Installation guide for Mac OSX
One day, I thought, “Wouldn’t it be nice to have a Markdown to LaTeX converter.” Theoretically, one could combine these two tools to quickly create beautiful documents. That’s how I found Multimarkdown which is basically a souped up version of regular markdown. The documentation made it sound like this would be a breeze, but it actually took me way to long to get this to work on my machine. So I made a stepbystep guide.
For the uninitiated, Markdown is a simplified way of writing html markup. If you don’t know about it please check it out. It is in fact how this very webpage was created.
Then today I had to install it all over again on a different computer. To save my future self and you a lot of trouble, this time I noted what I did to get it to work (Mac OSX only).
Install a lot of software
First you must install homebrew the lifesaving Mac package manager.
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Then you should install multimarkdown et al. by running
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I’m not sure every one of those is necessary, but I don’t have another computer to test which ones can be left out. Probably at least the first one is necessary.
Now go to the Mac App Store and buy MultiMarkdown Composer for $12. Or don’t, it isn’t actually necessary, but I like that it liverenders LaTeX equations and has a hotkey for exporting markdown to different formats. You can export using the commandline too and that’s also quite simple (and free) (see below for script).
Install TeXworks. This is a gui for running LaTeX commands, and it’s free, but again you can use the terminal for anything you can do in here if that’s your thing.
Get the base latex installation and multimarkdown template files
Download the multimarkdown latex support files from github. And put them
in a (likely new) directory called ~/Library/texmf/tex/latex/mmd
.
Personally, I put the files in …/texmf/text/latex/… and that cost me a
halfhour of my life so do yourself a favor and just copy and paste the
following command
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Install mactex2013. For whatever amazing reasons, you can’t use homebrew for this. You have to go to that website, download a 4+ GB file and run the installer.
Create your first latexready markdown document
Now create a file Yayaya.md in Multimarkdown Composer (or Vim or whatever) and paste the following header at the top, verbatim:
latex input: mmdarticleheader
Title: Hello Dr. Fourier
Author: My Name
Base Header Level: 1
latex mode: memoir
Keywords: Math, DSP, Digital Signal Processing, Fourier Transform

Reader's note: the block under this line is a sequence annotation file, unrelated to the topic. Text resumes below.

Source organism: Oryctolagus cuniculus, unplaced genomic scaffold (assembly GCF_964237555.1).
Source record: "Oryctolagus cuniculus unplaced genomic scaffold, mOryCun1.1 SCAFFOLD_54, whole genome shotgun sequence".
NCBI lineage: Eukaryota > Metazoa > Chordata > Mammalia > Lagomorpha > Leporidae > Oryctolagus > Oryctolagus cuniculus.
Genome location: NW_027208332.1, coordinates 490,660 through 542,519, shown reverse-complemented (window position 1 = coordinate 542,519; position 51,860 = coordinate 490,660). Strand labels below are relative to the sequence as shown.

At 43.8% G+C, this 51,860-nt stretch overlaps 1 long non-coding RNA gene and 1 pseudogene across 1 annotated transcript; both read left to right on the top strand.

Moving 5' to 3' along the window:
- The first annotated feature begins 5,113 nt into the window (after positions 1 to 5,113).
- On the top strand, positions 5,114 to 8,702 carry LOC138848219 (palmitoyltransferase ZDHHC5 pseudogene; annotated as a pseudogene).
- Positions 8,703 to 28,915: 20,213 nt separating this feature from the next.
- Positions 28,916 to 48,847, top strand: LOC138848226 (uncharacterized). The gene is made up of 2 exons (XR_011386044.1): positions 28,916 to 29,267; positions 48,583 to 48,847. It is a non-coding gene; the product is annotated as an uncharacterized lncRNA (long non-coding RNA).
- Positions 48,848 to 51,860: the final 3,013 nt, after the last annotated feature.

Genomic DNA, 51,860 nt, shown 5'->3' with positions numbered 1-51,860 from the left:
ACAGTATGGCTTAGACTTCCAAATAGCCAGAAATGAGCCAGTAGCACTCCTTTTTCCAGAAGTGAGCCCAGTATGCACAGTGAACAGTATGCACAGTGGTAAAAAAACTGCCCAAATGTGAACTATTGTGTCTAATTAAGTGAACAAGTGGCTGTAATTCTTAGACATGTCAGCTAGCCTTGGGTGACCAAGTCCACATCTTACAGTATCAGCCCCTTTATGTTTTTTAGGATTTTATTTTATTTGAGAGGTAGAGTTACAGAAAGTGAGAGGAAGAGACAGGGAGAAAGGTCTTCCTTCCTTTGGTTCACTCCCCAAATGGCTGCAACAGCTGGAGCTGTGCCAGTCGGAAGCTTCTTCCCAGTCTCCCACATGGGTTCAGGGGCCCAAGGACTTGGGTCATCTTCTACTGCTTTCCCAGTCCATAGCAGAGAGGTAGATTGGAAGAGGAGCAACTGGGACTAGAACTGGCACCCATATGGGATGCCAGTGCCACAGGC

CSS: http://fletcherpenney.net/css/document.css
xhtml header: <script type="text/javascript" src="http://cdn.mathjax.org/mathjax/latest/MathJax.js?config=TeXAMSMML_HTMLorMML"></script>
copyright: 2014 My Name
latex input: mmdnatbibplain
latex input: mmdarticlebegindoc
latex footer: mmdmemoirfooter
That was just telling Multimarkdown how to format the LaTeX output. After that paste the actual contents of the document, e.g.
# Simpler LaTeXing #
## The Fourier Transform ##
**Sometimes** *this* formula comes in quite handy.
### The Formulation ###
What follows is the formula for the Fourier transform.
\\[FT\{f(x)\}:=\frac{1}{\sqrt{2\pi}}\int_{\infty}^{\infty}\!f(x)e^{iwx}dx\\]
Then go to file>export> "Export as: asdf" , "Format: LaTeX"
(or use the script below).
This should have produced the following raw latex file:
\input{mmdarticleheader}
\def\mytitle{Hello Dr. Fourier}
\def\myauthor{My Name}
\def\latexmode{memoir}
\def\keywords{Math, DSP, Digital Signal Processing, Fourier Transform}
\def\mycopyright{2014 My Name}
\input{mmdnatbibplain}
\input{mmdarticlebegindoc}
\part{Simpler LaTeXing}
\label{simplerlatexing}
\chapter{The Fourier Transform}
\label{thefouriertransform}
\textbf{Sometimes} \emph{this} formula comes in quite handy.
\section{The Formulation}
\label{theformulation}
What follows is the formula for the Fourier transform.
\[FT\{f(x)\}:=\frac{1}{\sqrt{2\pi}}\int_{\infty}^{\infty}\!f(x)e^{iwx}dx\]
\input{mmdmemoirfooter}
\end{document}
Open asdf.tex
in TeXworks (if you used the script verbatim, it will be in
~/Desktop/Latex
), hit the green “play” button in the topleft corner. A
bunch of garbage will pile up in the Console Output area, but then your
beautiful PDF will have been generated. This is just stellar, I’m telling you.
Now you can open the asdf.pdf
file in your favorite pdf viewer.
Bask in its glory
How about that. Hmm, indeed.
Comprehensive troubleshooting guide
If in the console of TeXworks, you get something like mmdarticleheader.tex:
not found
, it means you put the multimarkdownlatexsupport files in the
wrong place or you forgot to download them or something. Because I kept
getting that error message I was convinced there was some command I needed
to run to tell mactex that this new directory exists on my machine and
contains latex templates. Believe: there is no such command, mactex just looks
in this directory of its own accord.
Much simpler, use my script
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This assumes you have a directory on your Desktop
called Latex
. For now, I’m
comfortable just having that there polluting that desktop. If you’re not, you
can change LATEX_DIR
, or add something like the following to the script.
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You run the script like
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and next thing you know, a Preview window opens with your beautiful document.
Then after you’ve made changes to the document, run the command again, and the new version will show up in the same window.